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he was really going to follow through. so, they're saying that the person before this president, before president zelensky, the previous president of ukraine, was a corrupt individual. they said that through their remarks. if that president was corrupt why, if president trump cared so much about corruption, why did he release the aid in 2017 and 2018 to ukraine? then i would like to get to the question of this particular amendment. i looked at that omb letter and i would call that an after-the-fact cover-up. why do i say that? i say that because if you look at the timeline, and some of my colleagues have laid out pieces of this. let me lay out a few more. june 18th, we already know about the may letter that the department of defense sent, saying ukraine had passed all of its anti-corruption requirements. on june 18th, the department of
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defense publicly announced that it would release the military aid to ukraine. lieutenant colonel vindman testified that by swrul 3rd, he was aware of the hold and he was aware that the office of management and budget, omb, was making queries that were, quote, abnormal. he used that word, "abnormal." fiona hill testified that there was no explanation given for the hold. under secretary of state david hale testified he was frustrated because he was simply told this was the president's wish. in august, in august, several omb divisions, several divisions wrote a joint memo, recommending that military aid go to ukraine as soon as possible. and they said in that memo that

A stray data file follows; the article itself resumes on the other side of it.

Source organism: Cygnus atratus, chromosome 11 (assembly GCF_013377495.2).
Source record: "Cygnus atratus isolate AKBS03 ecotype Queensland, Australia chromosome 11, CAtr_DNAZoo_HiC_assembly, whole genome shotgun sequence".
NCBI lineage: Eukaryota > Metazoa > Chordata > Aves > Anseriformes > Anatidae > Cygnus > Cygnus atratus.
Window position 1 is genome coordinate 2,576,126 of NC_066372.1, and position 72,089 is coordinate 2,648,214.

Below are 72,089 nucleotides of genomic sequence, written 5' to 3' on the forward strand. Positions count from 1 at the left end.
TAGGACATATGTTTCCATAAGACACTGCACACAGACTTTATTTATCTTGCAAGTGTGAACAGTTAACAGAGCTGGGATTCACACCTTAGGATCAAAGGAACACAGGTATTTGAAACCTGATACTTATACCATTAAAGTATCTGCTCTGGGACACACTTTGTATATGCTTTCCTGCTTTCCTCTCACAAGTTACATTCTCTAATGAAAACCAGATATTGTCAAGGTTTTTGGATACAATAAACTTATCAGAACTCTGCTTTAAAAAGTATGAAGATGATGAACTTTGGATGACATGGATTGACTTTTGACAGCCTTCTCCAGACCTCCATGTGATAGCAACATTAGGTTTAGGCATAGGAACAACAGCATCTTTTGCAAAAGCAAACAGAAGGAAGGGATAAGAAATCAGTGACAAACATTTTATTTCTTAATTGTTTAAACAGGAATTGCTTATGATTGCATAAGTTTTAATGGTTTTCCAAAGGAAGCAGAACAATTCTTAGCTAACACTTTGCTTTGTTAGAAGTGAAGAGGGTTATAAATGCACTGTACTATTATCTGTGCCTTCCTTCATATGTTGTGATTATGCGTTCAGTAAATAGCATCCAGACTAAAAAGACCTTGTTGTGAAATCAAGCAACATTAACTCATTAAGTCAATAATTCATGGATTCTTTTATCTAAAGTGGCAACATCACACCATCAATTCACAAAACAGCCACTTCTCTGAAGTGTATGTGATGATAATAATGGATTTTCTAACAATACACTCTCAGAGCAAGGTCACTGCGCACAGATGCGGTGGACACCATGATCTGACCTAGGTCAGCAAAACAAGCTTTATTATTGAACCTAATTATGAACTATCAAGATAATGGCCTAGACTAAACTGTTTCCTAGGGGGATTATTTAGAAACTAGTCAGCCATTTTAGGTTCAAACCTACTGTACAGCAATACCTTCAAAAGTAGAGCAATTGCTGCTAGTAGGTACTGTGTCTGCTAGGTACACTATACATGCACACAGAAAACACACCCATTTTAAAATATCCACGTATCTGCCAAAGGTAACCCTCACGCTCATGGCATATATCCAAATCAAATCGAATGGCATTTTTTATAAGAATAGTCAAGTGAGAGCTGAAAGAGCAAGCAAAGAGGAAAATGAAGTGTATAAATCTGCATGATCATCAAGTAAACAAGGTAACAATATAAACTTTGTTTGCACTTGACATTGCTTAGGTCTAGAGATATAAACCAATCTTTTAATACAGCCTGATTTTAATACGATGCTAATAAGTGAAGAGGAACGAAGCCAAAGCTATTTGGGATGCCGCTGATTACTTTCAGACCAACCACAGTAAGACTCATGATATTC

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it was necessary, this military aid was necessary for supporting a stable and peaceful europe. i would also note that just recently, just a few weeks ago, two omb officials resigned. and they resigned because of deep concerns that they had about what they were being asked to do. one of those individuals worked in the legal department that issued this after-the-fact cover-up memo from omb. now let me just ask the american people this. if the president was waiting, had deep concerns about corruption and was waiting for ukraine to take major steps on corruption, let me ask you what you think any president might do in that situation. might they ask the department of defense to follow up on those major anti-corruption things